Will Canada be able to regain its rightful place in the G8 of humour, at least?

In all seriousness, a satire and parody right/exception should be an obvious inclusion in any new legislation. It should by no means be the only "user friendly" gesture, as I am sure some content owners would like to see. But it would be a good start to restoring some sense of balance and civility in the great copyright wars that are unfolding.


Thursday, October 15, 2009

Canadian Un-Consultation re UNCITRAL Security Interests in IP Project

Despite the fact that a Canadian government official from the Department of Justice has been chairing UNCITRAL's work on security interests in IP for several years, there has been almost no consultation with the private sector in Canada on this important subject. The Europeans are very aware and involved - for the obvious reason that using IP assets as collateral to raise capital can be crucial to financing innovation. Here's info about a recent seminar in London, in which my friend Jeremy Phillips was instrumental.

Here are the links to the papers that will be discussed in Vienna from November 2-6, 2009. The papers date from July, 2009.

But so far, there have been no attempts of which I am aware by Canada's government to consult with Canadian experts and stakeholders in preparation for the November meeting. This failure to consult on this issue is deja vu all over again.

This is really a pity, given all the work of the late lamented Law Commission of Canada and many individuals under that aegis that was done on this issue. I was privileged to have advised the Law Commission on this project and to have edited the resulting book, which contains many excellent papers from Canada and abroad.


PS - the UK government is seeking input on this process, perhaps as a result of my friend Jeremy's efforts. See this.

It is possible that the Canadian government believes that there is insufficient interest here to warrant consultation. That, however, would be an incorrect and conclusory inference. If there is lack of obvious exitement over this in the private sector, it may be only because the private sector is almost completley unaware of what has been going on at UNCITRAL for several years. One of the the main functions of consultation by government is educational. Up to now, this has not happened. Hopefully, our government will find a way to share its expertise with the private setor, so that meaningful and timely input can be obtained. The issues are very technical and complex. But there are those who care and are capable of comprehending them. It would be unfortunate if the private sector becomes informed about all of this only when it is a fait accomplit.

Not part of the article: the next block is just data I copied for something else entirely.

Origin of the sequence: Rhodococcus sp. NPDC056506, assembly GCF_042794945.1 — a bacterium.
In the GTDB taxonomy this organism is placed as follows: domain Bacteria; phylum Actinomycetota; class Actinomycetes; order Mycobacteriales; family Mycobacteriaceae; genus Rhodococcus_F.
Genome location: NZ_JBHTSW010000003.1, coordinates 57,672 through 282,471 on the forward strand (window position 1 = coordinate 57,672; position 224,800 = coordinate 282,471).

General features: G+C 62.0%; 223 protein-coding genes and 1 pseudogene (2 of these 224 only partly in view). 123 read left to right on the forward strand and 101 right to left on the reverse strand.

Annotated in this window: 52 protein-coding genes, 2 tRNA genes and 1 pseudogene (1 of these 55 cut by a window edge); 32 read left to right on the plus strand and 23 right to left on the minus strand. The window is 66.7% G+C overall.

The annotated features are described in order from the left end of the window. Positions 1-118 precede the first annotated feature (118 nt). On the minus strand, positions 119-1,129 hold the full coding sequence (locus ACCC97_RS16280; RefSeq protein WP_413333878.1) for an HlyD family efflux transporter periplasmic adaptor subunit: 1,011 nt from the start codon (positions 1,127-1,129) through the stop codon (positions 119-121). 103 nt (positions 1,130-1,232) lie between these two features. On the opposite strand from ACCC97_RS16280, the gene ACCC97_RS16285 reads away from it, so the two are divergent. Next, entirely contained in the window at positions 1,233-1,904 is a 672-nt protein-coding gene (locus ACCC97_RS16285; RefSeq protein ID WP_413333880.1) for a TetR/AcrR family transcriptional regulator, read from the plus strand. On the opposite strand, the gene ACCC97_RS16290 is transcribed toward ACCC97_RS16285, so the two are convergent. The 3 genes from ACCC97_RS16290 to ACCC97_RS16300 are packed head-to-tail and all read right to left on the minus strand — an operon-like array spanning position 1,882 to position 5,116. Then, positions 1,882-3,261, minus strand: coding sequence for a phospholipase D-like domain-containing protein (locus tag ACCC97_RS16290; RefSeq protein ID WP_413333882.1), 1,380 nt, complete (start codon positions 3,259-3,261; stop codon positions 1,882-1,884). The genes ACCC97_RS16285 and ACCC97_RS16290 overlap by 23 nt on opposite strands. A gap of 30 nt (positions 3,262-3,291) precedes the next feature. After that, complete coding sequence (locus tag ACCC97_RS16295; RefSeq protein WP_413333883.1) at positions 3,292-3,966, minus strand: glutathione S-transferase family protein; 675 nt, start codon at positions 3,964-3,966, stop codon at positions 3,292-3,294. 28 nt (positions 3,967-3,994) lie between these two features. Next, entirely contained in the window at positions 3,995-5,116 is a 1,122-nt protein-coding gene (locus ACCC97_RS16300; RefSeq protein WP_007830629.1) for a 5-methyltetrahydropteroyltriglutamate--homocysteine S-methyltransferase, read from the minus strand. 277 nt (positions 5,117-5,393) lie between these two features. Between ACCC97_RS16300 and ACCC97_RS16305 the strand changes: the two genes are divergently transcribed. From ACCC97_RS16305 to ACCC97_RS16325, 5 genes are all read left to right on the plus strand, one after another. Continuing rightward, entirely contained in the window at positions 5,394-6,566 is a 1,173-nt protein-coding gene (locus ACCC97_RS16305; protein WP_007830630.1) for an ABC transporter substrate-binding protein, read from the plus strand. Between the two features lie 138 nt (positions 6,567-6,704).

Friday, October 09, 2009

On CRTC, Kindle, Copyright Board, Copyright & Controversy

Michael Geist has unearthed the CRTC submission to the recent copyright consultation. It was apparently posted just yesterday, October 8, 2009 despite having been submitted on September 11.

The remarkably sensible submission is also remarkable for its frank recommendations on how things might be improved in terms of the tariff setting procedure and the work of the Copyright Board. The CRTC recommendations are quite consistent with my own now old observations found here.

No doubt some eyebrows will be raised about whether one tribunal should be suggesting changes in the way another should operate, for example with respect to:

* timeliness
* cost awards

For its part, the Copyright Board may nonetheless welcome the CRTC's suggestion that the Board should have "the resources necessary to fulfill its mandate within timelines that do not disadvantage the parties before it."

The problem, however, would be that the Canadian Copyright Board is already by far the biggest institution of its kind anywhere in the world. This leads to several other discussions, which I won't deal with here and now.

The CRTC also deals with private copying and the need for a single radio tariff. No fear of controversy here. This is vintage von Finckenstein.

The CRTC is right about its conclusion, which is this:
Copyright is a key instrument enabling the digital knowledge economy. For it to withstand the test of time, the Copyright Act should be reformed in a manner that defies a silo based approach — and includes considerations of related issues such as the extension of access to next generation networks, appropriate funding for the production and digitization of Canadian cultural content, and efforts to encourage research, development and innovation in the communications industries.
This is quite timely. Everyone is beginning to notice the precipitous decline in Canadian innovation that is resulting from a lack of competition in key sectors in Canada and lack of coherence in Canadian policy and regulation. See today's Globe and Mail.